Joe suffers a major heart attack in the middle of rehearsals, sending his callous backers, Larry Goldie (David Margulies) and Ted Christopher (Robert Hitt) into a nervous tailspin. Drifting in and out of consciousness, Gideon enters purgatory; Angelique his guide through this haunting TripTik of his misappropriated life. As his condition worsens, Gideon begins to reason the one unforgiveable transgression of his debauching lifestyle has been neglect of his daughter, Michelle – an aspiring dancer whom he so utterly adores – who worships him in kind – but whom he has never paid very attention to in the intervening years since her birth. If anything, Joe’s absenteeism has been primarily responsible for depriving Michelle of her childhood; this little girl who is uncharacteristically mature in her outlook on men and sex – the latter topic discussed with uncommon frankness - if, no personal experience.
Rushed to hospital with angina, Joe’s condition becomes grave; his abject disregard of doctor’s orders, and the enabling of his hedonistic lifestyle by his sycophantic flock of fair-weather friends - who couldn’t care less whether he lives or dies - escalating Gideon’s self-destruction to epic proportions. Intermittently, Joe begins his digression into ominous personal thoughts; attempting to blot out the ugliness with an even more garish display of self-indulgent behaviors; smuggling in booze, women and cartons of cigarettes and transforming this hospital room into a seedy party zone. But this is no laughing matter – neither for Joe, increasingly taunted by his own conscience – nor his doctors, who see little to no improvement in his cardiograms. After reading some scathing reviews for his feature film, taken from his hands and unceremoniously dumped on the market without his consent, Joe suffers a massive coronary, necessitating emergency bypass surgery.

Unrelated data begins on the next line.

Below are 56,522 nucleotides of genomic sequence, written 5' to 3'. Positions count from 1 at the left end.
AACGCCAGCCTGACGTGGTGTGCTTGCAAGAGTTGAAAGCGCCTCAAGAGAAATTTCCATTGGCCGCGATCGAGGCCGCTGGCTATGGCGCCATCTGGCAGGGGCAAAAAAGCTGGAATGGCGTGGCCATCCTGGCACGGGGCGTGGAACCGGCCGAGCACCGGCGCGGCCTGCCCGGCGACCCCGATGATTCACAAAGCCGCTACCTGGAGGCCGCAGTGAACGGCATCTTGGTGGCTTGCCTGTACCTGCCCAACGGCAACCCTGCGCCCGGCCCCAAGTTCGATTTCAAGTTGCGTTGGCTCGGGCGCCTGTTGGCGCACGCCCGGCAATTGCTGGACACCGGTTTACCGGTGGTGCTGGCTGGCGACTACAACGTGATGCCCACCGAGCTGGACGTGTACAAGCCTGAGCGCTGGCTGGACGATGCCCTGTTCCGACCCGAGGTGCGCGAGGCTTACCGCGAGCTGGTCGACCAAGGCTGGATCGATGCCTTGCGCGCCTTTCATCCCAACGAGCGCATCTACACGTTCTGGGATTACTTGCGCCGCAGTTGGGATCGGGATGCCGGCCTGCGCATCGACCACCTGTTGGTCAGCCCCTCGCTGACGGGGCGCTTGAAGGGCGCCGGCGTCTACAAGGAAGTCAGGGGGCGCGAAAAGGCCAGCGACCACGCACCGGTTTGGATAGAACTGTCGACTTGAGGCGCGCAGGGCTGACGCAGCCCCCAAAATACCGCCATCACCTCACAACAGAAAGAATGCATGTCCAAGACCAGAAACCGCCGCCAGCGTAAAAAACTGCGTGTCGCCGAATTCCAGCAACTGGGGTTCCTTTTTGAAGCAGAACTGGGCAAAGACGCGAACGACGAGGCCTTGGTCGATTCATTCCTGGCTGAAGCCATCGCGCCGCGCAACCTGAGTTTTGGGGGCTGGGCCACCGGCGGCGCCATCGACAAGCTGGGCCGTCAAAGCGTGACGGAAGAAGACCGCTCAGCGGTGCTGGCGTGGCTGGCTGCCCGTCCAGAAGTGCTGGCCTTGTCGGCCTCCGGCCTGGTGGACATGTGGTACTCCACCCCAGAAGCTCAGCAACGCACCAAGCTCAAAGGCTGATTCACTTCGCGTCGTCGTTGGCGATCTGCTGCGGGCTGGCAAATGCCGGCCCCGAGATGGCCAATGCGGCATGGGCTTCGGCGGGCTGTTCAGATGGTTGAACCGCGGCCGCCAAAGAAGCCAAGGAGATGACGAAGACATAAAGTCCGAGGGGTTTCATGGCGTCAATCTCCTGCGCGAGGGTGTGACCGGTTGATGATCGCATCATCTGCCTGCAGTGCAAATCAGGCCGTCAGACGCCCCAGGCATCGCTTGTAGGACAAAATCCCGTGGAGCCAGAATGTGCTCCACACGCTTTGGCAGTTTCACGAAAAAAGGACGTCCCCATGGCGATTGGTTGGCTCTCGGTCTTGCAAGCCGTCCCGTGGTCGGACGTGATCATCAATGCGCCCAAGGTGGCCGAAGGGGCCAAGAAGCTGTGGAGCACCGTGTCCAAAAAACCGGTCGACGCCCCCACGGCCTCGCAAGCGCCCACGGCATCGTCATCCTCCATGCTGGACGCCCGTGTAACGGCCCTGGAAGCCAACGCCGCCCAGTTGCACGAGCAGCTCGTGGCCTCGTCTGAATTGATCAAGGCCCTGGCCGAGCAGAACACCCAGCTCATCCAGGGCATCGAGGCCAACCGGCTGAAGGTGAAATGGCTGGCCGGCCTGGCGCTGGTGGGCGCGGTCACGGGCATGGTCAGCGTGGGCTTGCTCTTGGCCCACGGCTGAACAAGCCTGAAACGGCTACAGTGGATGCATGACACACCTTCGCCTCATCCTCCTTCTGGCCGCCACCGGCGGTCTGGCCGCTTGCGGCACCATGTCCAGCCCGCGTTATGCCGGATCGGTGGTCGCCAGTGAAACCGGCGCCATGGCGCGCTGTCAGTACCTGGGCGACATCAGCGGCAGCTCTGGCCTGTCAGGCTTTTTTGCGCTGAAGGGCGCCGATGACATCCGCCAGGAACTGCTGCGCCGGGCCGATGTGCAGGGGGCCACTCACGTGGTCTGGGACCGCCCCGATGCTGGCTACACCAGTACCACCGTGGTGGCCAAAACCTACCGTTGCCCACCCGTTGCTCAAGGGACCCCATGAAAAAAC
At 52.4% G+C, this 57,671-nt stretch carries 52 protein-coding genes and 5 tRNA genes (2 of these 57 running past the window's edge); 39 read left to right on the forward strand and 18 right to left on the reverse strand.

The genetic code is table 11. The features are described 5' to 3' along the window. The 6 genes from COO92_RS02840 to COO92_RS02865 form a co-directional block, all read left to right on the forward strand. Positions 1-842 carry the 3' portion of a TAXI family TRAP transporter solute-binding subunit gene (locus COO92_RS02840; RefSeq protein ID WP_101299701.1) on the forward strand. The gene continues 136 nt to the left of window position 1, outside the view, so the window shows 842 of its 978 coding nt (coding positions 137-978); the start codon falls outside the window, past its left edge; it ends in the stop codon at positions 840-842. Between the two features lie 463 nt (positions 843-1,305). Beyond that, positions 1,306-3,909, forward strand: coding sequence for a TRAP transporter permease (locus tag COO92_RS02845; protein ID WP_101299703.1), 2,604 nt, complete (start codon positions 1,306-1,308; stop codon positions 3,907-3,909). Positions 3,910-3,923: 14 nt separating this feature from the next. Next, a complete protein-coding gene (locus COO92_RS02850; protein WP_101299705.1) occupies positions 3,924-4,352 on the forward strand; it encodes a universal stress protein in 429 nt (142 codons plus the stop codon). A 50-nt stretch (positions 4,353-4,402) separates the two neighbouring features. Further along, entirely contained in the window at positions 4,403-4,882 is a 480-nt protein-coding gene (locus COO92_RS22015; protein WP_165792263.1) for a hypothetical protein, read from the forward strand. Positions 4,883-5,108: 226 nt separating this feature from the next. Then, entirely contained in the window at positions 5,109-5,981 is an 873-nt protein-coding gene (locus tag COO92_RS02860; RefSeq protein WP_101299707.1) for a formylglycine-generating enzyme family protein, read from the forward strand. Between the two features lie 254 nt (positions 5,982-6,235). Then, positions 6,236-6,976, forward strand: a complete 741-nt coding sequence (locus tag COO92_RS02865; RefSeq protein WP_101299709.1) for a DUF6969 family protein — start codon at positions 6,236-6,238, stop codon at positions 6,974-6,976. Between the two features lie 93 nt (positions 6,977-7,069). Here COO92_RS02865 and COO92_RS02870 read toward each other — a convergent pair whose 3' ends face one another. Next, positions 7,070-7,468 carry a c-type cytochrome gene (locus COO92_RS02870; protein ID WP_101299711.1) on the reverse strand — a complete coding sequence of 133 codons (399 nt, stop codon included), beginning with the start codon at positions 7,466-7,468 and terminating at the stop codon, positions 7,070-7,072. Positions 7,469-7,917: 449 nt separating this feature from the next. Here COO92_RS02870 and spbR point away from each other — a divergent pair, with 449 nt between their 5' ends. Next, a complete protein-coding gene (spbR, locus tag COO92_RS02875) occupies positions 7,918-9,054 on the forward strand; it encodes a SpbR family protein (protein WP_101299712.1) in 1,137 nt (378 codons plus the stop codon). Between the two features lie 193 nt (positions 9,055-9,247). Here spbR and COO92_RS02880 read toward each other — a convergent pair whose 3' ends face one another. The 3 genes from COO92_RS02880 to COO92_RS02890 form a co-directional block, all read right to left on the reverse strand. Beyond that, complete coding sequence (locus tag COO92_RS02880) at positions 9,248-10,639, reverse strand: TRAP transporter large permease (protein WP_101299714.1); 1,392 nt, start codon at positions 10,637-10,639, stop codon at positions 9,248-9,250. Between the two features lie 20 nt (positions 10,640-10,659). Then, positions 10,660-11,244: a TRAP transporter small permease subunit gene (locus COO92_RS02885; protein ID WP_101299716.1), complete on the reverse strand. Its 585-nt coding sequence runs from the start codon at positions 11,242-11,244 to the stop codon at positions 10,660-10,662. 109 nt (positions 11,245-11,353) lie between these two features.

The unscrupulous backers for the Broadway show now assert the only way to recoup their losses is to bet on Gideon dying. While the endless legal angling continues, Joe’s condition becomes critical. On life support, Joe fantasizes a phantasmagoric display of his life’s work – both public and private – the glitz, glam and razzamatazz of the theater coming to bear on more intimate scenes from his severely flawed childhood, youth, and horrifically mangled transgressions as an adult. He takes a queer pride in this bawdy homage; gradually made aware of his own inescapable mortality. In the grand finale, Joe’s life is exploited by ratings hungry variety talk-show host, O’Connor Flood. It is a pitiless humiliation, Flood coaxing Gideon to partake in this epilogue to his life story; just two showmen belting out a modified rendition of ‘Bye-Bye Love’; Angelique ominously beckoning from the wings as Joe bids farewell to Michelle, Audrey and Katie; a frenetic audience cheering his surrender; the celebratory atmosphere plunged into deafening silence with the disconcerting final shot; a cadaverous Joe Gideon zipped into a translucent body bag.